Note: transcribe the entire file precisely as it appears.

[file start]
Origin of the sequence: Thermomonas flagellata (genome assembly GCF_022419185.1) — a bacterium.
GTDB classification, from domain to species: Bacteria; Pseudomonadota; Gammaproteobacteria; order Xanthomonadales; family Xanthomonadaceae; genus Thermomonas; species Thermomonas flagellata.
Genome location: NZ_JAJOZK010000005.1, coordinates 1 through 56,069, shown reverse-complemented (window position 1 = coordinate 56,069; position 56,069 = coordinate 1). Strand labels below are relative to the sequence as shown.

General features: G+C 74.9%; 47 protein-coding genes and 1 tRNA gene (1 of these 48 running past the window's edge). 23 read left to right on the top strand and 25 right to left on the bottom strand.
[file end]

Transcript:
Origin of the sequence: Thermomonas flagellata (genome assembly GCF_022419185.1) — a bacterium.
GTDB classification, from domain to species: Bacteria; Pseudomonadota; Gammaproteobacteria; order Xanthomonadales; family Xanthomonadaceae; genus Thermomonas; species Thermomonas flagellata.
Genome location: NZ_JAJOZK010000005.1, coordinates 1 through 56,069, shown reverse-complemented (window position 1 = coordinate 56,069; position 56,069 = coordinate 1). Strand labels below are relative to the sequence as shown.

General features: G+C 74.9%; 47 protein-coding genes and 1 tRNA gene (1 of these 48 running past the window's edge). 23 read left to right on the top strand and 25 right to left on the bottom strand.